SC: Thank you! We had a script, but we were also very open to seizing opportunities. For example, we didn’t even know Mad Monster Party had a costume contest. We just took advantage of the situation. Really, you can only plan so much when you enter an uncontrolled environment! You also never know who might walk by with something to say! Aaron edited the movie as we went, so we saw what we extracted from the convention chaos and had the opportunity to use additional interviews or other material to fill in some areas we thought needed expansion or clarification. Because we shot the convention in February 2020, we were really stuck waiting around to gather the interviews and other materials for quite a long time. So, we had quite a bit of time to consider what to do, but we also had very few resources to do it!
DS: The movie riffs very much like The Rutles: All You Need Is Cash, would you agree?
SC: Interesting! We’ve seen it, but I wouldn’t say it was a conscious influence. It definitely has the right vibe though, so that’s a fair comparison. In terms of style and tone, it was important to us that we bend and blend (no pun intended) reality, fiction, surrealism, and fantasy into the story. All documentaries are really just manipulation of reality. It’s quite hard to quantify the degree to which something is “truth.” But truth was far less important to us than entertainment and exploration of the themes. We wanted the story to connect and have meaning more than we wanted to worry about precise truths. Anyway, regardless of how truthful you wish to be when you make a documentary film, you bias everything by shaping it into a story and deciding what is included, what is excluded, and what moves to the front vs. what moves to the back. We just started from a place of knowing that we were not holding ourselves to anything particular.
DS: Talking of music, will the Theme from End Zone 2 get a physical release?
SC: Thanks for bringing that up! We are definitely fans of the songs and score in End Zone 2! We also had some amazing people work on various music for The Once and Future Smash, including Catherine Capozzi and Nick Zaino. Our dream is to find a boutique music label to release a vinyl version of the songs and score from End Zone 2 and The Once and Future Smash in one package of some kind. Again, if you’re out there, you know where to find us!
DS: Which was the most fun, making the doc or the End Zone 2 restoration piece?
SC: Each had a unique set of challenges, but I think there’s something really special about being able to bring a restoration of End Zone 2 to new audiences. Ultimately, we sort of think of the whole thing as one project, and we’re very much trying to bring it to festivals, and maybe home release, as a combined experience. We don’t want people to look at it just as two films. We hope they’ll see it as an opportunity to dive in and celebrate the story in multiple forms. We’ve really never done a project like this before, so we have no idea what to expect in terms of response. Even just talking to festivals has been interesting because we have to kind of explain that, yes, it’s two films, but we don’t really think of it that way. Some get it and maybe some don’t. I imagine the same will be true for audiences. We’re quite happy that FrightFest believed in it enough to program us.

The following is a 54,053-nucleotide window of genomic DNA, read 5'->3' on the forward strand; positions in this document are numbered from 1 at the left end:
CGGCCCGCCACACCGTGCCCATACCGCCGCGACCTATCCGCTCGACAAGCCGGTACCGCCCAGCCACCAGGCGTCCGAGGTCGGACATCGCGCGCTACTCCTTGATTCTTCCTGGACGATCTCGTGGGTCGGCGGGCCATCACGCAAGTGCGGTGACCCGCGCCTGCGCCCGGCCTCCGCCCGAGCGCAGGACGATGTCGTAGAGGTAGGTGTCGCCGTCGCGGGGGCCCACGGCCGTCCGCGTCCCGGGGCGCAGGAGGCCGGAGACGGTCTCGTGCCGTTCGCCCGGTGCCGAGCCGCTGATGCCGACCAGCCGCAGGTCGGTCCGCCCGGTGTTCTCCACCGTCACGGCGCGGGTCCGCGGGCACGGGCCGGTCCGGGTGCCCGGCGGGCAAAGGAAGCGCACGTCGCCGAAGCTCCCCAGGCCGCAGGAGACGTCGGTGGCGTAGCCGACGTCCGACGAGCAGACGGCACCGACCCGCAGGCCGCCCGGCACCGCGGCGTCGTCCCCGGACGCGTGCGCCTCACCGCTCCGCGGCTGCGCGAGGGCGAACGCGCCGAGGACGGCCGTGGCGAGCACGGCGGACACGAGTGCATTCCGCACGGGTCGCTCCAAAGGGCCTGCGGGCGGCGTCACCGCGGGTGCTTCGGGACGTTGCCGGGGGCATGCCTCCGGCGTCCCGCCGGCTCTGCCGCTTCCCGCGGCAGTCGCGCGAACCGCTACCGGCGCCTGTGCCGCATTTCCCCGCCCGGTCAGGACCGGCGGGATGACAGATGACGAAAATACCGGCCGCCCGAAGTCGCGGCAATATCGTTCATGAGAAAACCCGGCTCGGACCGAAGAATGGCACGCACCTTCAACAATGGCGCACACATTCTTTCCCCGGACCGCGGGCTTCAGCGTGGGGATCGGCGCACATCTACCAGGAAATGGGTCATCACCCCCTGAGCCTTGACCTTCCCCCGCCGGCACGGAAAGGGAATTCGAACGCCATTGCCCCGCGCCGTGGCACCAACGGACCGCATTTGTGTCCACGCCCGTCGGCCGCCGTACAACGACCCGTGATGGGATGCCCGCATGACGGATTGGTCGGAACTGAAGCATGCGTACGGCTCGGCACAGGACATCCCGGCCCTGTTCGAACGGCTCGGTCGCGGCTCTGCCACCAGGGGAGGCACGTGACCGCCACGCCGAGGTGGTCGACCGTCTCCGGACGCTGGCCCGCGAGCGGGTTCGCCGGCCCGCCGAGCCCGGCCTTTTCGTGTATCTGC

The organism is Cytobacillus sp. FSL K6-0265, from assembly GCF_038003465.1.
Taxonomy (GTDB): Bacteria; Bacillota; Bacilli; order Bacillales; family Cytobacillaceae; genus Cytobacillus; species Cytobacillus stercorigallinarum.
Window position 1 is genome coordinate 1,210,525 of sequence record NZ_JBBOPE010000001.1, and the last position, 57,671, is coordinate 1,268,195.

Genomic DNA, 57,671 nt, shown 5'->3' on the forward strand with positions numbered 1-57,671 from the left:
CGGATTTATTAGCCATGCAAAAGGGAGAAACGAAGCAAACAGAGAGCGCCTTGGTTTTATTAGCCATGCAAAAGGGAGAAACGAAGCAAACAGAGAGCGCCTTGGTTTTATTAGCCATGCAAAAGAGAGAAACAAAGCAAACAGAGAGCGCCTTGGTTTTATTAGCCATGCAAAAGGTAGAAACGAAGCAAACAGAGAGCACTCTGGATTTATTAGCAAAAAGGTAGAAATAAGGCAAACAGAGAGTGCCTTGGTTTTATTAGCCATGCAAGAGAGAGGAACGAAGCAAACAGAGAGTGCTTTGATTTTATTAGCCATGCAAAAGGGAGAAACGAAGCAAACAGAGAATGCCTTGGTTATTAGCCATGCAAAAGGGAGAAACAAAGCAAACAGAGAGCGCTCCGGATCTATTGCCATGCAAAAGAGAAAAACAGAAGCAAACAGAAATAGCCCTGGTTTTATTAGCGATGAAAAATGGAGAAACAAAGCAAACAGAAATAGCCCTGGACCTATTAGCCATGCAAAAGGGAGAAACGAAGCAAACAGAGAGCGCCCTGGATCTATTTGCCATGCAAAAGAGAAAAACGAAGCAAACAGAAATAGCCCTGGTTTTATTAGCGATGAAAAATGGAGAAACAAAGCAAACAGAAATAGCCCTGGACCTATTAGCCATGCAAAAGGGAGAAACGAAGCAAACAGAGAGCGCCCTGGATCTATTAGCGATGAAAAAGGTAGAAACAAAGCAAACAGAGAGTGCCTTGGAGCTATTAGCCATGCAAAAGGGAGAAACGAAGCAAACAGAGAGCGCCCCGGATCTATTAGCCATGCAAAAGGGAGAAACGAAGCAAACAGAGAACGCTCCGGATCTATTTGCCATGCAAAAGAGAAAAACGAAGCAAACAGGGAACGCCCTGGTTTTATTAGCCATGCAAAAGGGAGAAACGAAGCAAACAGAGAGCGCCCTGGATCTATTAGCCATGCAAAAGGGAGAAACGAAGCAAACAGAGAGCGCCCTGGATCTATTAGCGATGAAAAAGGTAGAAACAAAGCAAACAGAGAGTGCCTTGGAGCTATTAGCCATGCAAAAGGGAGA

DS: Will you be nervous when they play at FrightFest and will you be selling any blenders?
SC: We are definitely very nervous to see it with an audience for the first time, but whether it’s received well or it’s received badly, we know we took on something we’re passionate about and told the story the best we could with the resources we had. We’re happy with that, and now we can only hope that some of the audience gets it and finds it entertaining. We also definitely want to do some blender merchandising! The cost of bringing materials across the ocean is probably prohibitive, but don’t be surprised if you start seeing the cast signing blenders at a table at the next Mad Monster Party! It was great that while we were filming, people showed up to Mad Monster with blenders and with blender manuals to get signed by Michael and Bill. We didn’t really find a great place to include most of that in the film, but there are a few moments scattered. You can see a few signings sprinkled into the credits. That’s not staged or planned. They were just fans of the project.
DS: So, what are you working on at the moment?
SC: I just directed a segment of the BizarroLand anthology film, Fat Fleshy Fingers, which also stars Michael St. Michaels as a tomb raider infected with a talking parasitic worm. That should be going out to festivals soon. I’m also the cinematographer on a creature feature called Craving. Production on that will finish us this fall and hopefully be released next year. Otherwise, we’re mostly just going to take Smash and EZ2 around for the next year or so while we decide which feature project to move forward on next.
DS: Sophia Cacciola, thank you very much.